Robert Bloomfield Academy, Henlow Church of England Academy and Etonbury Academy are member schools of Bedfordshire East Schools Trust (BEST) Archaeological Society. Their students dug six archaeological test pit excavations supervised by ACA in 2012 and this year, 64 Year 7 and 8 students were involved in digging another 13 pits in Shefford. Lee Thomas, a teacher at Robert Bloomfield and founding Chairman of BEST Archaeological Society, not only coordinated the students taking part but also liaised with local residents to find sites to excavate, provided equipment and refreshments as well as taking on a very enthusiastic role in the digging! The test pits were located in the gardens of private properties on Great Hill, Clifton Road, High Street, Ivedale Drive, Hitchin Road and The Wharf. Our base for the two days of excavation was Shefford Town Memorial Hall.
The students worked in mixed-school teams of 4 or 5, and made excellent progress on the first of the two days of digging after having a briefing on how to excavate and record the test pits. They then valiantly finished digging and back-filled as the rain showers worsened on Thursday afternoon. Despite the weather, the students’ enthusiasm evidently wasn’t dampened with one commenting afterwards: “I really enjoyed this trip and I will never forget this amazing experience. Thank you HEFA!” (GH).
Paul Blinkhorn, post-medieval pottery specialist, was on site both days and his final pottery report is already available to download on the Shefford report webpage here. Test pits 12 and 13, sited in the same garden on Clifton Road, found a large quantity of Victorian pottery and domestic refuse including a flat iron and a bone domino piece. Test pits 5 and 6, in the front and back gardens of a house on Ivedale Drive, were the only ones to find Medieval pottery including shreds of Early Medieval Sandy Ware (1100-1400 AD) and a sherd of Brill/Boarstall Ware (1200-1500 AD).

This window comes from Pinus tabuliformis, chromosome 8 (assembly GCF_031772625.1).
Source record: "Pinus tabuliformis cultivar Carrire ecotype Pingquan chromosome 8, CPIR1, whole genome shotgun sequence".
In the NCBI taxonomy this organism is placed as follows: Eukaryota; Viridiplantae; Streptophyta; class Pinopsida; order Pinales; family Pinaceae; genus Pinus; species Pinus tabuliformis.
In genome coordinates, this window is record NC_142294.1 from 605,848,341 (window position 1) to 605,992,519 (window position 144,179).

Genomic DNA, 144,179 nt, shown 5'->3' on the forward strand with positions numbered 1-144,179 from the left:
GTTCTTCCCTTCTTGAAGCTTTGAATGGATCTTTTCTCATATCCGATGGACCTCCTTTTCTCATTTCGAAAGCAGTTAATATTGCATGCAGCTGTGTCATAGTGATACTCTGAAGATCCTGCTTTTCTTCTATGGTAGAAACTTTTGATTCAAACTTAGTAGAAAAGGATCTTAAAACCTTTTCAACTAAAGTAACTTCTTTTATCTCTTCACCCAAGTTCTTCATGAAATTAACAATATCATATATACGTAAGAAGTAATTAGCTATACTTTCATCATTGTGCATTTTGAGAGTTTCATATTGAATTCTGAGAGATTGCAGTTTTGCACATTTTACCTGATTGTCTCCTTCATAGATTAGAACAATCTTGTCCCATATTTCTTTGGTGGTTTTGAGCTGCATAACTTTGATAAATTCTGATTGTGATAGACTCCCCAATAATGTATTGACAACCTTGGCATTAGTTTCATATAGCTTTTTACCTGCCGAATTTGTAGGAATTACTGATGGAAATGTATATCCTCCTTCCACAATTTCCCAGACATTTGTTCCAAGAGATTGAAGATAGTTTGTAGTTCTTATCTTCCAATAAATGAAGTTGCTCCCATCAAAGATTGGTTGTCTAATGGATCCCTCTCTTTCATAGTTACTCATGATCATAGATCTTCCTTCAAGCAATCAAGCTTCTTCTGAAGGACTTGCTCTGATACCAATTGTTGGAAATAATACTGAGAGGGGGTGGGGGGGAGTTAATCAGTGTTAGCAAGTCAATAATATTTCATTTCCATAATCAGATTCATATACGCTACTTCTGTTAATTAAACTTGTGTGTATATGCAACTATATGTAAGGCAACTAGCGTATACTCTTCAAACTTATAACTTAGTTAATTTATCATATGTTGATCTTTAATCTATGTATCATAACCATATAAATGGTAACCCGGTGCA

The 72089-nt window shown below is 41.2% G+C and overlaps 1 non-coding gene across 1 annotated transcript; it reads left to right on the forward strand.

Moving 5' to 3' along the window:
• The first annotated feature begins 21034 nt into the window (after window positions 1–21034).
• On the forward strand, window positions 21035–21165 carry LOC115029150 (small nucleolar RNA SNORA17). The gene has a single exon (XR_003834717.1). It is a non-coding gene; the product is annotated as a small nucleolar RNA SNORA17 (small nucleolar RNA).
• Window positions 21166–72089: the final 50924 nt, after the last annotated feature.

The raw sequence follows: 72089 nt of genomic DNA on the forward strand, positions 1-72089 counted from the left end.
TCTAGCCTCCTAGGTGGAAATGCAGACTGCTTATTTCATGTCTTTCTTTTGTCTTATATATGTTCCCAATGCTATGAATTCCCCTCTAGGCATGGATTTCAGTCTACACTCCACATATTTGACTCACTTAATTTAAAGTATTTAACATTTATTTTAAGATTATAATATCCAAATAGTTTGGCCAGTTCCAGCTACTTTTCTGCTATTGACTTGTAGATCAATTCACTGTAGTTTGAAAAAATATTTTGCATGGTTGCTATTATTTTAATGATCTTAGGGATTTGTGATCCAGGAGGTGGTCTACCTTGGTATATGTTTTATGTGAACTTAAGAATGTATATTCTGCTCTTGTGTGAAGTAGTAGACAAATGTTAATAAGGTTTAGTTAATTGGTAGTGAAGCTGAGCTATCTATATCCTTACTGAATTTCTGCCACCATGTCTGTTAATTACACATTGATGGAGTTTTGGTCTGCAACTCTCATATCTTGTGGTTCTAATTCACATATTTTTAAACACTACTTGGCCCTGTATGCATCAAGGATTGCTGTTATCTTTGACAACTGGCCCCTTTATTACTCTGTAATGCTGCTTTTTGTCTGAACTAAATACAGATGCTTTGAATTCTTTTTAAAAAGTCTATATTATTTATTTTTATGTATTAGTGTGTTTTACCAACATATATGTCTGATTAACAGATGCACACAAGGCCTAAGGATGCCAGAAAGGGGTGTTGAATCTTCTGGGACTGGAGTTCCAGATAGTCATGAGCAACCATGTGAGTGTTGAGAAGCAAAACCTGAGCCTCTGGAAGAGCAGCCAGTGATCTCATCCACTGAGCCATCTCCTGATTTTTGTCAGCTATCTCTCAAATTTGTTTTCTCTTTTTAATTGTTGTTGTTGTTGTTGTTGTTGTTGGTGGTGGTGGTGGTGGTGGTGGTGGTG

On their third day’s visit to Cambridge last Friday, the students were welcome by warm sunny weather which was a welcome relief after Thursday’s rain. They had a taster lecture on medieval settlement studies from Dr Carenza Lewis, Director of ACA, and then split into groups for lunch and a tour at one of Emmanuel, St Catharine’s, Trinity and Trinity Hall Colleges. Katie Vernon, Schools Liaison Officer for both Trinity Hall and Robinson Colleges gave the group a general overview of life and learning as a university student in the afternoon, and the day finished with a review of the test pit findings in Shefford.
In feedback after the event, 87% of the participants rated the field academy as ‘excellent’ or ‘good’. Many of the students relished the chance to meet and work with students from the other schools with one saying she “found (HEFA) very interesting – I liked working with new people” (GR). Another felt he had gained “life skills like working with people I don’t know, teamwork and working independently.” (FJ). One of the staff members said afterwards that he had “thoroughly enjoyed working in an out of school environment with the children, especially where I am not the expert and learn with them” (MO).
This was the last excavation of 2014 for ACA but plans for next year’s programme of school field academies and community fieldwork. At the end of the tenth season, a grand total of 1891 archaeological test pits have been dug by school students and members of the public under the supervision of ACA over the past 10 years. The team will be spending the winter months processing finds from the 2014 excavations as well as report writing and publishing, evaluating activities for funders and setting up next season’s activities.
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